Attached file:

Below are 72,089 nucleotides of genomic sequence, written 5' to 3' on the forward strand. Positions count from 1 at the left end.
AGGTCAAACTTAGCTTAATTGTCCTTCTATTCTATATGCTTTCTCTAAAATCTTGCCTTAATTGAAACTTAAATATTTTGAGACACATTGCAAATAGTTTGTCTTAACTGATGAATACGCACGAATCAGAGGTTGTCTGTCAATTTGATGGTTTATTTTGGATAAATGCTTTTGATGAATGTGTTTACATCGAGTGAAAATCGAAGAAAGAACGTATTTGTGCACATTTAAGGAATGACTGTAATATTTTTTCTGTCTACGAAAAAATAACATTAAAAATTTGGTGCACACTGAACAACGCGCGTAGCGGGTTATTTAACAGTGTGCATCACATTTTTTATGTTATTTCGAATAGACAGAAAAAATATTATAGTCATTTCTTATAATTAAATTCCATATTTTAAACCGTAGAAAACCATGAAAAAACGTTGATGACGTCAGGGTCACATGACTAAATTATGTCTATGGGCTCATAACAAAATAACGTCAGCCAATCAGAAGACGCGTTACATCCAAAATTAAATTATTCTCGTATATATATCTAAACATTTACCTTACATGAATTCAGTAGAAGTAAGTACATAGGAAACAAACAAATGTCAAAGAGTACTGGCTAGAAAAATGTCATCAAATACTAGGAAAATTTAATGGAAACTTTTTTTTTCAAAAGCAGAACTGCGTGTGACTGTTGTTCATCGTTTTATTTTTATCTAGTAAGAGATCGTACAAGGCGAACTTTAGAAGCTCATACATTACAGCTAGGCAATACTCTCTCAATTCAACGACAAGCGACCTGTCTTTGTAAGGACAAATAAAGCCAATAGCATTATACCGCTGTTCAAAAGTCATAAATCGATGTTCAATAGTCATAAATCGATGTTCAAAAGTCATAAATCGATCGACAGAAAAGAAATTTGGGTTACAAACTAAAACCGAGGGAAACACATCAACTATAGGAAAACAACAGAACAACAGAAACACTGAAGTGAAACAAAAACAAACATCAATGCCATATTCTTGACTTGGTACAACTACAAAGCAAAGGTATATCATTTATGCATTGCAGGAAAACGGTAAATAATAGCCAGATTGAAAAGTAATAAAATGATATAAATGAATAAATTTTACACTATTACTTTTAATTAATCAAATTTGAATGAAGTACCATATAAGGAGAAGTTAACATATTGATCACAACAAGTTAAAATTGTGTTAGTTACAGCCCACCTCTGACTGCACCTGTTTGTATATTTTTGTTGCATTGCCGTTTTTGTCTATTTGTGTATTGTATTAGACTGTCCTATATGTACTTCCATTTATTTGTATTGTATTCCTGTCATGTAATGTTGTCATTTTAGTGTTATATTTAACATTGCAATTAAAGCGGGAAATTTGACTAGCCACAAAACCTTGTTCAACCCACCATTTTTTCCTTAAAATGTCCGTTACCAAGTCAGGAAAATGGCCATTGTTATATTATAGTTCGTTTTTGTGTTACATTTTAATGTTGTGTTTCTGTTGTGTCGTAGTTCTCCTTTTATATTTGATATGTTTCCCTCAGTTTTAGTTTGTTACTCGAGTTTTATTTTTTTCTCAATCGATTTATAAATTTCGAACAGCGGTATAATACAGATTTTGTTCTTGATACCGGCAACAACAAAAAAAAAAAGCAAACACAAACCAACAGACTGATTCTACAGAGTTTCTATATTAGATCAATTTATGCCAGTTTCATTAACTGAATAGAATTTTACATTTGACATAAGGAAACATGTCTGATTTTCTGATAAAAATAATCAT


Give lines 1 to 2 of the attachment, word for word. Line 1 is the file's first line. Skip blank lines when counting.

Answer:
Below are 72,089 nucleotides of genomic sequence, written 5' to 3' on the forward strand. Positions count from 1 at the left end.
AGGTCAAACTTAGCTTAATTGTCCTTCTATTCTATATGCTTTCTCTAAAATCTTGCCTTAATTGAAACTTAAATATTTTGAGACACATTGCAAATAGTTTGTCTTAACTGATGAATACGCACGAATCAGAGGTTGTCTGTCAATTTGATGGTTTATTTTGGATAAATGCTTTTGATGAATGTGTTTACATCGAGTGAAAATCGAAGAAAGAACGTATTTGTGCACATTTAAGGAATGACTGTAATATTTTTTCTGTCTACGAAAAAATAACATTAAAAATTTGGTGCACACTGAACAACGCGCGTAGCGGGTTATTTAACAGTGTGCATCACATTTTTTATGTTATTTCGAATAGACAGAAAAAATATTATAGTCATTTCTTATAATTAAATTCCATATTTTAAACCGTAGAAAACCATGAAAAAACGTTGATGACGTCAGGGTCACATGACTAAATTATGTCTATGGGCTCATAACAAAATAACGTCAGCCAATCAGAAGACGCGTTACATCCAAAATTAAATTATTCTCGTATATATATCTAAACATTTACCTTACATGAATTCAGTAGAAGTAAGTACATAGGAAACAAACAAATGTCAAAGAGTACTGGCTAGAAAAATGTCATCAAATACTAGGAAAATTTAATGGAAACTTTTTTTTTCAAAAGCAGAACTGCGTGTGACTGTTGTTCATCGTTTTATTTTTATCTAGTAAGAGATCGTACAAGGCGAACTTTAGAAGCTCATACATTACAGCTAGGCAATACTCTCTCAATTCAACGACAAGCGACCTGTCTTTGTAAGGACAAATAAAGCCAATAGCATTATACCGCTGTTCAAAAGTCATAAATCGATGTTCAATAGTCATAAATCGATGTTCAAAAGTCATAAATCGATCGACAGAAAAGAAATTTGGGTTACAAACTAAAACCGAGGGAAACACATCAACTATAGGAAAACAACAGAACAACAGAAACACTGAAGTGAAACAAAAACAAACATCAATGCCATATTCTTGACTTGGTACAACTACAAAGCAAAGGTATATCATTTATGCATTGCAGGAAAACGGTAAATAATAGCCAGATTGAAAAGTAATAAAATGATATAAATGAATAAATTTTACACTATTACTTTTAATTAATCAAATTTGAATGAAGTACCATATAAGGAGAAGTTAACATATTGATCACAACAAGTTAAAATTGTGTTAGTTACAGCCCACCTCTGACTGCACCTGTTTGTATATTTTTGTTGCATTGCCGTTTTTGTCTATTTGTGTATTGTATTAGACTGTCCTATATGTACTTCCATTTATTTGTATTGTATTCCTGTCATGTAATGTTGTCATTTTAGTGTTATATTTAACATTGCAATTAAAGCGGGAAATTTGACTAGCCACAAAACCTTGTTCAACCCACCATTTTTTCCTTAAAATGTCCGTTACCAAGTCAGGAAAATGGCCATTGTTATATTATAGTTCGTTTTTGTGTTACATTTTAATGTTGTGTTTCTGTTGTGTCGTAGTTCTCCTTTTATATTTGATATGTTTCCCTCAGTTTTAGTTTGTTACTCGAGTTTTATTTTTTTCTCAATCGATTTATAAATTTCGAACAGCGGTATAATACAGATTTTGTTCTTGATACCGGCAACAACAAAAAAAAAAAGCAAACACAAACCAACAGACTGATTCTACAGAGTTTCTATATTAGATCAATTTATGCCAGTTTCATTAACTGAATAGAATTTTACATTTGACATAAGGAAACATGTCTGATTTTCTGATAAAAATAATCAT